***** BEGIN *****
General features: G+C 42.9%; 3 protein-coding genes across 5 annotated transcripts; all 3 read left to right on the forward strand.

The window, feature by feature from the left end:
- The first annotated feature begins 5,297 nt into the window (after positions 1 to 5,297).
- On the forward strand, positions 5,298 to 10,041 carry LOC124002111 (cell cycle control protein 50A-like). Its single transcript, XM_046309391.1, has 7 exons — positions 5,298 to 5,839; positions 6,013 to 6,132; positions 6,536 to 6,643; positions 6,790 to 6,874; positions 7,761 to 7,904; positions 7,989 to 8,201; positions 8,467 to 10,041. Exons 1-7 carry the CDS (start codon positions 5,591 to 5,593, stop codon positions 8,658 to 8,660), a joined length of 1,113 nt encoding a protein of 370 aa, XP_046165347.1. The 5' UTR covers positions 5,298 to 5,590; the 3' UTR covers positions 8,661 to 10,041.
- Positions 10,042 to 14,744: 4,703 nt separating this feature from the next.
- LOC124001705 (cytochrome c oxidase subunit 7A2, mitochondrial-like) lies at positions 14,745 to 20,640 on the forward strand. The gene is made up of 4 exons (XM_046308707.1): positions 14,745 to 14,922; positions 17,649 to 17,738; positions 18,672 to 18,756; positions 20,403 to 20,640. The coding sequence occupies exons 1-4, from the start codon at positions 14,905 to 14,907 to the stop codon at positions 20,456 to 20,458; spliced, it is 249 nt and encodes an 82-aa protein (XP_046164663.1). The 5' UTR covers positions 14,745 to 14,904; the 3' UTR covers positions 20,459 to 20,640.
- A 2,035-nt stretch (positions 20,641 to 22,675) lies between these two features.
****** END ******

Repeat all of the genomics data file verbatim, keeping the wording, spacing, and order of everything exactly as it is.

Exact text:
General features: G+C 42.9%; 3 protein-coding genes across 5 annotated transcripts; all 3 read left to right on the forward strand.

The window, feature by feature from the left end:
- The first annotated feature begins 5,297 nt into the window (after positions 1 to 5,297).
- On the forward strand, positions 5,298 to 10,041 carry LOC124002111 (cell cycle control protein 50A-like). Its single transcript, XM_046309391.1, has 7 exons — positions 5,298 to 5,839; positions 6,013 to 6,132; positions 6,536 to 6,643; positions 6,790 to 6,874; positions 7,761 to 7,904; positions 7,989 to 8,201; positions 8,467 to 10,041. Exons 1-7 carry the CDS (start codon positions 5,591 to 5,593, stop codon positions 8,658 to 8,660), a joined length of 1,113 nt encoding a protein of 370 aa, XP_046165347.1. The 5' UTR covers positions 5,298 to 5,590; the 3' UTR covers positions 8,661 to 10,041.
- Positions 10,042 to 14,744: 4,703 nt separating this feature from the next.
- LOC124001705 (cytochrome c oxidase subunit 7A2, mitochondrial-like) lies at positions 14,745 to 20,640 on the forward strand. The gene is made up of 4 exons (XM_046308707.1): positions 14,745 to 14,922; positions 17,649 to 17,738; positions 18,672 to 18,756; positions 20,403 to 20,640. The coding sequence occupies exons 1-4, from the start codon at positions 14,905 to 14,907 to the stop codon at positions 20,456 to 20,458; spliced, it is 249 nt and encodes an 82-aa protein (XP_046164663.1). The 5' UTR covers positions 14,745 to 14,904; the 3' UTR covers positions 20,459 to 20,640.
- A 2,035-nt stretch (positions 20,641 to 22,675) lies between these two features.